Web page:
Arrogant Holdren Calls Outrage Over His Writings “Just a Blip”

Jurriaan Maessen
October 2, 2009

According to Newsweek editor Daniel Lyons, Obama science czar John P. Holdren described the outrage triggered by his writings on depopulation policies with the statement that it’s all “just a blip.”

In the article “An SOS for Science” for Newsweek, Lyons describes he attended a conference in Washington D.C. “that drew CEOs of Fortune 100 companies” in the company of “the top scientists in the field of alternative energy, including John Holdren, the director of the White House Office of Science and Technology Policy, a.k.a. our national “science czar.”

After stating that “alternative energy is the next tidal wave in tech innovation”, the author expresses fears that “we’re doomed” if Holdren and company do not get their way. He states:

“It’s not because our scientists aren’t brilliant. They are. But look at what they’re up against: a noisy babble of morons and Luddites, the “Drill, baby, Drill” crowd, the birthers, and tea-party kooks who have done their best to derail health-care reform and will do the same to any kind of energy policy.”

Then he shifts gears to the “controversy” surrounding Holdren’s statements on coercive sterilization policies, falsely claiming that:

“In Holdren’s case the attacks began after TV madman Glenn Beck claimed Holdren advocates controlling population growth by putting sterilants in drinking water and forcing women to have abortions. No matter that the claims are not true (…)”

Aside from his statement that Glenn Beck is a madman, Lyons proves he is not only poorly informed and extremely gullible; he is also outright lying in the face of a well-documented fact. Beck only picked up on a news story put out by Zombie Time Blog, Prison Planet and Infowars.Com, quoting Holdren’s own words in the 1977 textbook “Ecoscience”. And the fact the author describes Holdren’s proposals for sterilizing the water supply and introduce coercive abortion policies as being “claims (that) are not true” is off course an outright lie. Lyons:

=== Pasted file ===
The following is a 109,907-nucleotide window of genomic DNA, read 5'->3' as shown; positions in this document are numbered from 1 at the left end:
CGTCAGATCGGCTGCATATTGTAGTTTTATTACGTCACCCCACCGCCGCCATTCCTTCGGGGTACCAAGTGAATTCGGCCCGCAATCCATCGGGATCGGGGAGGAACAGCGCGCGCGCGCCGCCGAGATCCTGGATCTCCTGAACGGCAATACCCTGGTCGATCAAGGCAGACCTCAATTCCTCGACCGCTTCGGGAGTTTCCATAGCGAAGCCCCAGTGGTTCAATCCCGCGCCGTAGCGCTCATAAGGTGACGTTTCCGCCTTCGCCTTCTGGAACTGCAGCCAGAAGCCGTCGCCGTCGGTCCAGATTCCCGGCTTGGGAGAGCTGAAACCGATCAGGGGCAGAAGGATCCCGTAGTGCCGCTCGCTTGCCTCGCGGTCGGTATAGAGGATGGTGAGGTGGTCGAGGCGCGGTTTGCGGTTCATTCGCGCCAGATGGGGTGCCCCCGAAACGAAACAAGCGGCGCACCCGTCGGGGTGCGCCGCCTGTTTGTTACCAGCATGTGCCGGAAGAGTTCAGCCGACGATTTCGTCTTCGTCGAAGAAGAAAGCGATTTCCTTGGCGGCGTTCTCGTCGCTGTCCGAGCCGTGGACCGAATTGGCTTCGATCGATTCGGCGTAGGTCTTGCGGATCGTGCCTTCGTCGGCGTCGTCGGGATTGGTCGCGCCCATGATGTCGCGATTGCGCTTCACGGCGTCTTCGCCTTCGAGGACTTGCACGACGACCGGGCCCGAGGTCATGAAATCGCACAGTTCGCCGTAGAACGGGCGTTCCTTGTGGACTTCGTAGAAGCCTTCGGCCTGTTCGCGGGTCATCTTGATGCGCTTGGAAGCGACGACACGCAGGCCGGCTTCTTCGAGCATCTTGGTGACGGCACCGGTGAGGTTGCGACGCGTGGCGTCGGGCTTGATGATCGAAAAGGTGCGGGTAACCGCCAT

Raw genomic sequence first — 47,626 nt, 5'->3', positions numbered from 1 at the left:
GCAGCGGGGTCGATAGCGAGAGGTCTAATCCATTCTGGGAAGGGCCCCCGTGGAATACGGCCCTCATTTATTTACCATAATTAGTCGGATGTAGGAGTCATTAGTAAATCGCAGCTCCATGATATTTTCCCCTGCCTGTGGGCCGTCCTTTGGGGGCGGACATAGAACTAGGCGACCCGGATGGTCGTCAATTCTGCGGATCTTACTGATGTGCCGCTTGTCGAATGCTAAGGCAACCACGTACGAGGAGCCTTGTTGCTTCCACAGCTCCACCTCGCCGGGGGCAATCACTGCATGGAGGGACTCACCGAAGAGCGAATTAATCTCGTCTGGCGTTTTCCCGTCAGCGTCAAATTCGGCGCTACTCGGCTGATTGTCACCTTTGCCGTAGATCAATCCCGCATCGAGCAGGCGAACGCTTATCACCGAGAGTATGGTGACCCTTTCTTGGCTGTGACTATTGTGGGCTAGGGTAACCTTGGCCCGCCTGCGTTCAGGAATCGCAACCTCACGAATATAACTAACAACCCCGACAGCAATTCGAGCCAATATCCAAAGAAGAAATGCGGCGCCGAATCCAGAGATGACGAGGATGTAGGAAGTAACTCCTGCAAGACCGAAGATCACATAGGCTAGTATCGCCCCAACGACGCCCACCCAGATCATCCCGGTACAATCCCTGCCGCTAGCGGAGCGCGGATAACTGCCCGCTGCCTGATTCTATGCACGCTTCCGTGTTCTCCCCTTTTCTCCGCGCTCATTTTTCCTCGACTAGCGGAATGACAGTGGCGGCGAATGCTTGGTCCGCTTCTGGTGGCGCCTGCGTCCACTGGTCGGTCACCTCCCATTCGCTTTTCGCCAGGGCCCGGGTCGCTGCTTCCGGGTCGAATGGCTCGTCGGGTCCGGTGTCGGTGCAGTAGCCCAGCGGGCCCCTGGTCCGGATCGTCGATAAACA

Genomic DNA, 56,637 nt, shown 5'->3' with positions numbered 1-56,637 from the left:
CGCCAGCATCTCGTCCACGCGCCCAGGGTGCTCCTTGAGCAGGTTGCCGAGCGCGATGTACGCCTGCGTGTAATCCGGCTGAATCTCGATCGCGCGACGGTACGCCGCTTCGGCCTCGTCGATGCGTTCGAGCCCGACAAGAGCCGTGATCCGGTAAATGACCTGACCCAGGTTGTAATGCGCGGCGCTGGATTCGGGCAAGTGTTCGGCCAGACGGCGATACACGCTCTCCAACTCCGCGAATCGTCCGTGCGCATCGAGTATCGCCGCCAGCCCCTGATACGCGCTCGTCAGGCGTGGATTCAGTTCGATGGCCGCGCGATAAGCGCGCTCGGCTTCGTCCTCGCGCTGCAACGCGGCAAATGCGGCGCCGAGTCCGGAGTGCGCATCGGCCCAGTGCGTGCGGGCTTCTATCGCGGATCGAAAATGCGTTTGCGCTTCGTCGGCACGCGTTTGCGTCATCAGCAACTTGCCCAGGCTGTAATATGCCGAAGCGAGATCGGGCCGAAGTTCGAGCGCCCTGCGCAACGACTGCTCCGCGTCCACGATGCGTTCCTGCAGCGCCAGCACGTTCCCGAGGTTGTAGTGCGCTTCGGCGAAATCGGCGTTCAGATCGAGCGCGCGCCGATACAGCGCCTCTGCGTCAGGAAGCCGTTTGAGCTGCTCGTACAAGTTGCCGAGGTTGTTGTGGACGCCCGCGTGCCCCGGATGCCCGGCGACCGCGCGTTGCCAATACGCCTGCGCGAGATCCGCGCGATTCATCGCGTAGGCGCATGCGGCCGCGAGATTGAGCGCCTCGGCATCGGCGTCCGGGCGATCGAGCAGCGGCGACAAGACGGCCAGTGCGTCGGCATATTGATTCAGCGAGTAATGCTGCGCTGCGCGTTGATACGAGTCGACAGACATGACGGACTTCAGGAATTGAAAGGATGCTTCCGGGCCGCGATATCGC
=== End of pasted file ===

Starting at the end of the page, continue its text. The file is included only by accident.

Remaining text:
“The dopes howled for Holdren to resign. Holdren told me the controversy was no big deal, “just a blip.””

The online dictionary describes the meaning of “blip” in this context as “a temporary or insignificant phenomenon”. The extreme arrogance displayed by Holdren, it seems, knows no bounds. Instead of remaining silent on the matter, he chooses to dismiss it openly. It is not for nothing that Holdren confided to Daniel Lyons, who is no friend to liberty. In 2005, Lyons wrote for his former employer Forbes Magazine that online blogs are a serious threat and should be constrained lest liberty run free: “Web logs are the prized platform of an online lynch mob spouting liberty but spewing lies, libel and invective.” In the same article he stated that blogs: “(…) are the ultimate vehicles for brand-bashing, personal attacks, political extremism and smear campaigns.”

To lay any doubts to rest, here are the actual excerpts from “Ecoscience” once again (page 787/8):

“Adding a sterilant to drinking water or staple foods is a suggestion that seems to horrify people more than most proposals for involuntary fertility control. Indeed, this would pose some very difficult political, legal, and social questions, to say nothing of the technical problems. No such sterilant exists today, nor does one appear to be under development. To be acceptable, such a substance would have to meet some rather stiff requirements: it must be uniformly effective, despite widely varying doses received by individuals, and despite varying degrees of fertility and sensitivity among individuals; it must be free of dangerous or unpleasant side effects; and it must have no effect on members of the opposite sex, children, old people, pets, or livestock.”

In regards to, among other things, involuntary abortion policies (page 786):

“One way to carry out this disapproval might be to insist that all illegitimate babies be put up for adoption—especially those born to minors, who generally are not capable of caring properly for a child alone. If a single mother really wished to keep her baby, she might be obliged to go through adoption proceedings and demonstrate her ability to support and care for it. Adoption proceedings probably should remain more difficult for single people than for married couples, in recognition of the relative difficulty of raising children alone. It would even be possible to require pregnant single women to marry or have abortions, perhaps as an alternative to placement for adoption, depending on the society.”


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